Fifty Shades of a job well done

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Over the last few weeks whispers of a new, dark and exciting force on the literary scene were to be heard in just about every nook and cranny. It started ever so quietly, an ashamed secret murmured to a friend that ever so quickly turned into the accepting roar of the masses and the result…the fictional phenomenon, Fifty Shades of Grey. Like everyone else I listened to the hype surrounding the trilogy and heard the key words such as S&M, pain, passion, love, whipped, submissive and numerous other lexemes that made me shudder. I read various newspaper articles obliterating the book to eternal damnation for its sexist, chauvinistic attitude towards women and was of course, sufficiently appalled. As a self-acclaimed literary snob, I did what every other self-respecting elitist reader would do and shunned the novel; refusing to be associated with such drivel, scoffing outrageously when anyone asked me if I had happened to read it. I sat very happily upon my soap box, pitying the poor masses that happened to gush at the literary merit of E. L. James. It was then, as I sat reading my Sunday newspaper that I came across an article that was once again, complaining that James was single handily destroying feminism. This seemed to be the last straw for me and I marched down to Tesco in a furry of righteous indignation to buy a copy of the book, read through the pages and write a scathing exposé that would forever relegate E. L. James to the dusty corners of the second hand bookshop forever more.

Yet just like all great plans, mine did not pan out exactly the way I expected. By no means am I about to add the trilogy to ‘my favourite books list’, nor am I about to write five hundred words admiring the literary devices James employs; however, I was certainly not as appalled by the novels as I had initially hoped to be, and instead of a burning hatred for the woman, I now feel a modicum of respect for her achievements. Yes the novel does contain a large amount of graphic sex scenes, yet realistically we all need to stop preaching about the inappropriate content it provides. E. L. James was not the first to write salacious novels as the stage for literary pornography was set many years ago. Writing in the eighteenth and nineteenth century the Marquis de Sade regularly published erotic novels that depicted his own sexual fantasies, with an emphasis on violence, sodomy and blasphemy towards the Catholic Church. Sade was infamous for his libertine sexual lifestyle and his novels were crammed full of his erotic personal philosophy towards the darker side of mankind. He wanted to challenge the preconceived social perceptions and write “the most impure tale that has ever been written since the world exists”. He certainly succeeded and as a result he spent most of his life in prison and a mental asylum. Despite shocking his contemporaries and incurring the wrath of religious and political organisations, Sade’s novels sold like hot cakes. The public devoured his writing and eagerly anticipated his next release. They adored him, and to this day he remains a very popular writer within the gothic genre.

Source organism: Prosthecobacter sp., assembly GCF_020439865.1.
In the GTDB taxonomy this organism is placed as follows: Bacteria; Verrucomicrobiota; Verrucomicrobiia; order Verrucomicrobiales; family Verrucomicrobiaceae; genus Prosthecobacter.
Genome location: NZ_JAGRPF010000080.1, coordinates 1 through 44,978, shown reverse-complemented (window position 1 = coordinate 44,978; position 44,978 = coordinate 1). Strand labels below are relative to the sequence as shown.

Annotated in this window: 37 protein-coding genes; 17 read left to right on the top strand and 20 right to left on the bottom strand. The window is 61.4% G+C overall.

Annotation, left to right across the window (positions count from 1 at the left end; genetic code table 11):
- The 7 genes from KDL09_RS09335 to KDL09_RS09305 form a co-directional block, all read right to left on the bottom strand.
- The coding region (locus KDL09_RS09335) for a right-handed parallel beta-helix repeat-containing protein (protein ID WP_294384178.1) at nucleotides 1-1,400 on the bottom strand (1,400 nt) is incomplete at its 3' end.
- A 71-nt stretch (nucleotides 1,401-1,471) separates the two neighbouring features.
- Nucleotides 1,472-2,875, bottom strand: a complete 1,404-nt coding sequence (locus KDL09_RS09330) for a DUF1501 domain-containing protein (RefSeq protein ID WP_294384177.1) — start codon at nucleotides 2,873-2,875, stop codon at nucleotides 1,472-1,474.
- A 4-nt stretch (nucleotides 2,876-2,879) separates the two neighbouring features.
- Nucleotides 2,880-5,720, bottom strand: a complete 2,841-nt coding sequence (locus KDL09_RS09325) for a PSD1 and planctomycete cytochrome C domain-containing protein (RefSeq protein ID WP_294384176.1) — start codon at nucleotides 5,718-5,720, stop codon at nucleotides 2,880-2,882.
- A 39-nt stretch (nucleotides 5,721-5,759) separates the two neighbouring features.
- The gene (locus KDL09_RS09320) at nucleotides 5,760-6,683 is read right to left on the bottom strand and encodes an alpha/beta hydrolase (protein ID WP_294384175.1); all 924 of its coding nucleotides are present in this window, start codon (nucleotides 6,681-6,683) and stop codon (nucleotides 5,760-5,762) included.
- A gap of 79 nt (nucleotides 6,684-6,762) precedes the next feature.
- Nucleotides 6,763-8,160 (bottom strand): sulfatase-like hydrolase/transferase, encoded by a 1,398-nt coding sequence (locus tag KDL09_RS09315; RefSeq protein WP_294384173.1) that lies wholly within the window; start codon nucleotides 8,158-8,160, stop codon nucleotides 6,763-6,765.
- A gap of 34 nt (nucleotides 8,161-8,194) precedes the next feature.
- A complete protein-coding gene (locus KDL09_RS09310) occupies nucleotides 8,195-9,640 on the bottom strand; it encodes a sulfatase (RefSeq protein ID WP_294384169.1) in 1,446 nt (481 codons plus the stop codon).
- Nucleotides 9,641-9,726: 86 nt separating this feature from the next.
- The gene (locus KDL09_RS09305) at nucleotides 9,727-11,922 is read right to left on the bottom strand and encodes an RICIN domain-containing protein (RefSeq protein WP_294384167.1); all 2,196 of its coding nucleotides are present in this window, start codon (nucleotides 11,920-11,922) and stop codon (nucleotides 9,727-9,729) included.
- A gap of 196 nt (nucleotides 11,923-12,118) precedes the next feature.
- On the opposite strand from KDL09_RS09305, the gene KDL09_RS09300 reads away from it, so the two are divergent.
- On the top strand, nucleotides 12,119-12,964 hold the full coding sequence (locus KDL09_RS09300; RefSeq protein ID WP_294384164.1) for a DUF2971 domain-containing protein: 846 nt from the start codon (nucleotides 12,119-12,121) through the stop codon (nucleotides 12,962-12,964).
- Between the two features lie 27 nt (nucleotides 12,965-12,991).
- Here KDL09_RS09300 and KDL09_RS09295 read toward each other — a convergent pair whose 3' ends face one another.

It can be argued that James is merely following in Sade’s footsteps and providing her audience with what they crave. The only difference is, James is not about to be locked up in the Bastille for the rest of her days. It can also be argued that James’s novels are really not as bad as everyone thinks. Considering all the whispered conversations I had overheard over the last few weeks, I half expected the novel to be filled with graphic scenes of Anastasia Steele dangling from the ceiling as Christian carved out bits of her flesh while making love to her. Yet in reality the S&M aspect of the novel plays a relatively small role. The worst that Miss Steele ever has to endure is some light spanking which, she admittedly looks forward to. Instead the plot tends to focus more on Christian’s own troubled, dark childhood and why he has an obsessive need to control his lady love. He is by his own admission, ‘fifty shades of fucked up’ and realises that his own sexual preferences deviate drastically from the social norm. The plot then revolves around Anastasia attempting to bring some light and normality into Christian’s dark and disturbing life.